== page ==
Human Rights Guide


Following the historic Redress Settlement on September 22, 1988, the then NAJC President Art Miki and other community leaders pointed out that the signing of the Redress Agreement was an important achievement in the history of human rights in Canada that carried with it a special responsibility. Japanese Canadians must be vigilant with regard to human rights violations and should be the first to speak up when situations occur. Other minority groups should not have to experience similar violations of their rights. The Vancouver JCCA Human Rights Committee published a Bilingual Human Rights Guide for Japanese Canadians in 1995, which was revised and enlarged in 2003.

Human Rights Book English

Human Rights Book Japanese

It was well received by the established community, and by newcomers and visitors from Japan for whom it served as an orientation reference for the history and cultural of Japanese Canadians.  The booklet provided information to those who were unaware of their rights, making them vulnerable to exploitation and discrimination. The NAJC Human Rights Committee members adapted some of the information from the Vancouver guide for this online version.  We developed the human rights web information in the hopes that this would assist you to be aware of your own and other’s human rights.  We also hope that you will be able to recognize acts of discrimination, harassment, sexism, racism, racial profiling or any other unequal or unfair treatment, and will know how to deal with these situations. Information at this site is provided as a service to members. The Human Rights Committee did its best to get the most current information, but the environment and regulations surrounding human rights issues are constantly changing and readers should be aware that we cannot guarantee that all information is current or accurate.  Users should verify the information before acting on it.  See the links under “What agencies are responsible for Human Rights Law in Canada” for further information on provincial, territorial and federal human rights bodies.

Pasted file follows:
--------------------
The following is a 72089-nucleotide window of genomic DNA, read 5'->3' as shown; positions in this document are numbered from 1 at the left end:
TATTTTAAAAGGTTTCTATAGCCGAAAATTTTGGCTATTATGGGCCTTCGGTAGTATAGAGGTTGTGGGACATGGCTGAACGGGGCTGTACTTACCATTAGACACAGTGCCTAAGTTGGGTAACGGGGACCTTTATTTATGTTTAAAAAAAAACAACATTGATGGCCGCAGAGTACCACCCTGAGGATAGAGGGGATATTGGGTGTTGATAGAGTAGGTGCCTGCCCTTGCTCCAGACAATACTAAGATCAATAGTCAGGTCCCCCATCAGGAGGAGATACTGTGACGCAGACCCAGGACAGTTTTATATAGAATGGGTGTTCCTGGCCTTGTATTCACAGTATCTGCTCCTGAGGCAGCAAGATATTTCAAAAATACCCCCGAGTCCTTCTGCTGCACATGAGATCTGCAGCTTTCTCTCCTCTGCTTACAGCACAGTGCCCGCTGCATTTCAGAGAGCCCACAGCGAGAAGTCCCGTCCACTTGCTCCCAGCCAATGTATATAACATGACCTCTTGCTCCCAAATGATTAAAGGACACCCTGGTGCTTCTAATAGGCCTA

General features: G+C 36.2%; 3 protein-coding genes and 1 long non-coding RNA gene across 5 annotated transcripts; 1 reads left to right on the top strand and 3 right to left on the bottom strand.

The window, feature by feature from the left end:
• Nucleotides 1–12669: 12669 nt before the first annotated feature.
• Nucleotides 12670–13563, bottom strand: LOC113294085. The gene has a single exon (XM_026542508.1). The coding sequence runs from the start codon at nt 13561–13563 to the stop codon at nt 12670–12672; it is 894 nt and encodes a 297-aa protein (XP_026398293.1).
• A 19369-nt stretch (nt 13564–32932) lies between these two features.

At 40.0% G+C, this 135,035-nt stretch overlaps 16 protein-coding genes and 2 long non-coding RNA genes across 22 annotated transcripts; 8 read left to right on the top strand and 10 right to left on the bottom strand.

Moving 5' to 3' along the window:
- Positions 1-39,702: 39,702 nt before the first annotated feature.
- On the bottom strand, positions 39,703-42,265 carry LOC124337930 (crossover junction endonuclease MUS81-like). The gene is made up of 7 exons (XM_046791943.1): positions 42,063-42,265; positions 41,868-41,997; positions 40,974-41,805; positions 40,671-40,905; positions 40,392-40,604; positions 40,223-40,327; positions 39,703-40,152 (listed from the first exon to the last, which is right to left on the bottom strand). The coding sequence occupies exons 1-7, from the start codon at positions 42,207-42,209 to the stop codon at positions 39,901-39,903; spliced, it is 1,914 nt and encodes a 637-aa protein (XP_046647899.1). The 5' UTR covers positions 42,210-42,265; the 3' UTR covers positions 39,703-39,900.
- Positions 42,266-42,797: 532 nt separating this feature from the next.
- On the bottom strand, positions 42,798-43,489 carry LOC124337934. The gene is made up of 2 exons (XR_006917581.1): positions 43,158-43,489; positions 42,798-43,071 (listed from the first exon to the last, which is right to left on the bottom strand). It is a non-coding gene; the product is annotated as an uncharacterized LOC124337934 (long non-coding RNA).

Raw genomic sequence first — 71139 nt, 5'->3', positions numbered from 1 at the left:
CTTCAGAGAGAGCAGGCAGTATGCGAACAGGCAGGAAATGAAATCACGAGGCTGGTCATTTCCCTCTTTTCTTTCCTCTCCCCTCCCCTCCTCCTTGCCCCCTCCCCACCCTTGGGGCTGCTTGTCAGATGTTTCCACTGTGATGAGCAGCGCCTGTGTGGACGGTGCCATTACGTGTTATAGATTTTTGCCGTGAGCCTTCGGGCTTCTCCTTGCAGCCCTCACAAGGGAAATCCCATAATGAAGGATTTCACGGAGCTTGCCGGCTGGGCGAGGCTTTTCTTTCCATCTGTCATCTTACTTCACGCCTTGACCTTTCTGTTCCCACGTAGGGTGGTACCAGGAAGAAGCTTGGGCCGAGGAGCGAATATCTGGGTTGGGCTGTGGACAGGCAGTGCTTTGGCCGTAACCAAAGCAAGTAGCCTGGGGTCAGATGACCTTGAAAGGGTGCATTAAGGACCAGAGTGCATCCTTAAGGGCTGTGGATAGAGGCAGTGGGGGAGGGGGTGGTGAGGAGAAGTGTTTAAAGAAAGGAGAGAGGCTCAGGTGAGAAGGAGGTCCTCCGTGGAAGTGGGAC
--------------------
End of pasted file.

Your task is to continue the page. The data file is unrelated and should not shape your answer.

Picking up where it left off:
Japanese Cultural Values in Human Rights Issues
Historical background
The trauma of the internment and its effect upon our sense of human rights
Introduction of Democratic Principles in Japan after World War II

History of Japanese Canadians
Early History WWII Experience
Internment and Dispersal
The Centennial and Redress Japanese Canadians Today

What are Human Rights in Canada?

How can Human Rights and Other Laws Protect You?

What is The Difference Between Provincial/Territorial Human Rights Law and the Canadian Charter Of Rights and Freedoms?

What Agencies are Responsible for Human Rights Law in Canada?

What Is “Discrimination” Based on Human Rights Law?

What Areas are Protected under Human Rights Law?

What are Some Examples of Discrimination?

What Kinds of Discrimination can Occur?
a) racism  b) racial discrimination  c) systemic racial discrimination  d) racial profiling  e) harassment  f) reasonable accommodation

Gender Discrimination in Canada
What is the meaning of Gender Discrimination?
Where does it happen? Why does it happen?
Are there laws against gender discrimination?
How does gender discrimination affect the Japanese Canadian community?
Other gender-based challenges
What is sexual harassment?
What is domestic violence?
Is there a relationship between gender discrimination and homophobia?
Same-sex marriage in Canada

What Should You Do to Deal with Discrimination and Other Human Rights Issues?